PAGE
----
Press Releases

      UNIS/CP/459
    12 December 2003

    Trillion-Dollar Scourge of Corruption under Attack as UN Conference Closes in Merida

    MERIDA (Mexico), 11 December -- Ninety-four countries attending the United Nations Convention Against Corruption here over the last three days have signed "a convention with teeth", said Antonio Maria Costa, Executive Director of the United Nations Office on Drugs and Crime, at a concluding press conference today.

    The initial signing of the "Merida Convention" is not the end of the process, but the beginning of ratification and eventual entry into force.  Entry into force will commence when a minimum of 30 countries complete the process of ratification.  Ratification depends on countries developing legislative and administrative measures in accord with the provisions of the Convention, and giving final political approval.  Once the Convention enters into force, a Conference of the States parties will be established to monitor compliance.

    The provisions of the Convention require countries to criminalize a range of corrupt activities, take action to promote integrity and to prevent corruption; and to cooperate with other States parties.  It also establishes, for the first time, legal mechanisms for the return of looted assets that have been transferred to other countries.

    Patricia Olamendi, Mexican representative in the early negotiations of the Convention and the Subsecretary for Global Issues, expressed satisfaction that nearly all of the world's developed countries have already signed the Convention.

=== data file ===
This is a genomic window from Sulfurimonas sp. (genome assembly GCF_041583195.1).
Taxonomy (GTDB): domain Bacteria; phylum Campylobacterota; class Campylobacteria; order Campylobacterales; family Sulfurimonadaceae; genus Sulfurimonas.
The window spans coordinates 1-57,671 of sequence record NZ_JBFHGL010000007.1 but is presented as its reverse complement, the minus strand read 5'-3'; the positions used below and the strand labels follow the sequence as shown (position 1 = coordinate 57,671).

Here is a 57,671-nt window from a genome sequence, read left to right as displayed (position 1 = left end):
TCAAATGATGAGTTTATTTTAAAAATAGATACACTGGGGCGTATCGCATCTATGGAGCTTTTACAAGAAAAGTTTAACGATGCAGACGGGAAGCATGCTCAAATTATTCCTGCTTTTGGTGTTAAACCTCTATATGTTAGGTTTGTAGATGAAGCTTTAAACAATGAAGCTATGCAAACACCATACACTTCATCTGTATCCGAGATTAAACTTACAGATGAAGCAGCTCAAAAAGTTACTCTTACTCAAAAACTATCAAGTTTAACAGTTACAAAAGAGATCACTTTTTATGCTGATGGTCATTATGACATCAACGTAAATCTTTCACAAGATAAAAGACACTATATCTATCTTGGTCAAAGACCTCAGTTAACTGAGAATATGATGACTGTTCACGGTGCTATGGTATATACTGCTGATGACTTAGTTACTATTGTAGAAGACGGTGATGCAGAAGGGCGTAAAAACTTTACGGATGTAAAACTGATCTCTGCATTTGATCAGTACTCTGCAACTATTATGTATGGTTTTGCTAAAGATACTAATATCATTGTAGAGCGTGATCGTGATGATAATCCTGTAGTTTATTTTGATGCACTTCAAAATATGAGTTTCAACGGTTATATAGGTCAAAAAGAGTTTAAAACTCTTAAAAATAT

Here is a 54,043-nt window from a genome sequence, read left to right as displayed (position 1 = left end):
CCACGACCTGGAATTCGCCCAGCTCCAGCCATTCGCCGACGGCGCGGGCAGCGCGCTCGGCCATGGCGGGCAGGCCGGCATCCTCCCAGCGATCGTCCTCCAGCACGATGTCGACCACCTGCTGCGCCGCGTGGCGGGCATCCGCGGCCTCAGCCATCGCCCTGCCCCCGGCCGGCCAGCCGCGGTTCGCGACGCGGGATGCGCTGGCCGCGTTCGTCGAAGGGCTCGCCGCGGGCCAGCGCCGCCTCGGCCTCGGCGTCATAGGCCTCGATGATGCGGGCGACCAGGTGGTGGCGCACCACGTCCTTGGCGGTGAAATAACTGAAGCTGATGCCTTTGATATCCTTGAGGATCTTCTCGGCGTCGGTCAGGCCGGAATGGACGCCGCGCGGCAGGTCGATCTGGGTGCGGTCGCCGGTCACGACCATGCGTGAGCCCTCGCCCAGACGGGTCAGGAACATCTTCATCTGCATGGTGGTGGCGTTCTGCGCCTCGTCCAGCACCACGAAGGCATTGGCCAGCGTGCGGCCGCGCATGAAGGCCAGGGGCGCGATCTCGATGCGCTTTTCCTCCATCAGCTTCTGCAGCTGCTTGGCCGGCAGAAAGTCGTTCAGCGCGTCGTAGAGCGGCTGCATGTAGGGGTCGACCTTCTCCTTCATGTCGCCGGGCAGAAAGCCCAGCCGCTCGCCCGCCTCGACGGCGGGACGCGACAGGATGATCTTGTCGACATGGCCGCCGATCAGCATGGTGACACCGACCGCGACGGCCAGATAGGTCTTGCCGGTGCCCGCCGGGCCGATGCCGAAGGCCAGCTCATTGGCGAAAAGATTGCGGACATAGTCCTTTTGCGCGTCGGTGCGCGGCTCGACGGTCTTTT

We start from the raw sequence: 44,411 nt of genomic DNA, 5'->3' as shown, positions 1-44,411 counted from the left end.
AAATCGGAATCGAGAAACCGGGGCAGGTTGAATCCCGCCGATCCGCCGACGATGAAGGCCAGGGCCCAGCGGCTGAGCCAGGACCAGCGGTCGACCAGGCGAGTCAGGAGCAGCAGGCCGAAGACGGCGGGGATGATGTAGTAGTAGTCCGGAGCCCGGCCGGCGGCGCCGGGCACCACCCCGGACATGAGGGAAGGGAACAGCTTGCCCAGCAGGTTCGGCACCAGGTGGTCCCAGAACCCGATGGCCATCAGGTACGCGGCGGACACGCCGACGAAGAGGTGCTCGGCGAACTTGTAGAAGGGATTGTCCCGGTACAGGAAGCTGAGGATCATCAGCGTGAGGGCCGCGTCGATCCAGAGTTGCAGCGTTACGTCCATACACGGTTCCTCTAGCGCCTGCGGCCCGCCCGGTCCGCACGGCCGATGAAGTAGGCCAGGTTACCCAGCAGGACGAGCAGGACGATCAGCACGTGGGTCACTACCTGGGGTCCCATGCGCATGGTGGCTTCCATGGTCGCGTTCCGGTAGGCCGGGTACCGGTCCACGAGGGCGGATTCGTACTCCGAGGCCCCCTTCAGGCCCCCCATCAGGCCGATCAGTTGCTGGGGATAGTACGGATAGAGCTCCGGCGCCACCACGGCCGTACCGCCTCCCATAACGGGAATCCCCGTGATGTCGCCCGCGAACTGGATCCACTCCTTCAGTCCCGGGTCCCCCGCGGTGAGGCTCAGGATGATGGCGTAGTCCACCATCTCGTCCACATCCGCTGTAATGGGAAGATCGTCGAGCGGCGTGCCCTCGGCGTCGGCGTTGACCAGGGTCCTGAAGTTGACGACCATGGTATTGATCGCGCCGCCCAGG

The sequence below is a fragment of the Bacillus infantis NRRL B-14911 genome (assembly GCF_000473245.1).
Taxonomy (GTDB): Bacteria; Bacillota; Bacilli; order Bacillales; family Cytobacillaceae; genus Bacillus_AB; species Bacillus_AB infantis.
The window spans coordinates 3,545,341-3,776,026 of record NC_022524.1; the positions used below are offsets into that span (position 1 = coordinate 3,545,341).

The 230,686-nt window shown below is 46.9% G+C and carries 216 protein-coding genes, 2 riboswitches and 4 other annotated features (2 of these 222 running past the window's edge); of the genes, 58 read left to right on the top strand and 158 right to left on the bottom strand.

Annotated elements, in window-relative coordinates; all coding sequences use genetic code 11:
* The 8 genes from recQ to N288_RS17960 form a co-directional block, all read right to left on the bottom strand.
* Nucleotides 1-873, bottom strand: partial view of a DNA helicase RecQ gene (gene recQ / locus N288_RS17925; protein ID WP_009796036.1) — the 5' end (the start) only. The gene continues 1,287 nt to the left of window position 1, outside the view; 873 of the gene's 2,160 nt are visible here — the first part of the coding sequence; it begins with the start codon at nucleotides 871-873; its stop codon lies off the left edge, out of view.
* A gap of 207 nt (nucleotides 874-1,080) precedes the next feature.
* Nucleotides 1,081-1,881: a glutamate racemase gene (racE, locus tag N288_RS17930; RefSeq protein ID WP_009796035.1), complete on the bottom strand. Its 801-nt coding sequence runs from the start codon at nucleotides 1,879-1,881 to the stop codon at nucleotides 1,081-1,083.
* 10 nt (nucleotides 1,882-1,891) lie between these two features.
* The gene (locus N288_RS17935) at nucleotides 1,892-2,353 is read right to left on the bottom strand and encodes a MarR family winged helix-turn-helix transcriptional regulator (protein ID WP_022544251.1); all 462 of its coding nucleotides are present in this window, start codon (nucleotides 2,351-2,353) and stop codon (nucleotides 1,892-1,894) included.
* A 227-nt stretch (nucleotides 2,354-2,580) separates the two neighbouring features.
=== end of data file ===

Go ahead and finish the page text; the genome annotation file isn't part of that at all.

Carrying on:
Corruption is a global problem, and the day that the developed countries are described as the good guys and developing countries as the bad guy are gone, she said.  Mexico would make use of procedures for the reclamation of looted assets that now reside in rich countries, she added.

    At a press conference held yesterday by experts and corruption fighters attending the Merida Conference, a benchmark figure for the dollar value of worldwide corruption was established.

    By very rough but conservative estimate, income derived from illicit transactions is 5 per cent of the volume of total global output, World Bank Director for Global Governance Daniel Kaufmann said at the briefing, noting that bribes and graft make up at least half of that amount.  Given a gross world product of $33 trillion, a low figure for the dollar amount paid out each year in corrupt transactions would be nearly $1 trillion.

    Information on the Merida conference and the new Convention can be found at:

    http://www.un.org/webcast/merida,

    and at:

    http://www.unodc.org/unodc/en/crime_convention_corruption.html

    For more information, contact Tim Wall of the UN Department of Public Information, tel:  1-917-913-0226; or Juan Miguel Diez, UN Information Centre in Mexico, tel:  52-55-5435-2460.

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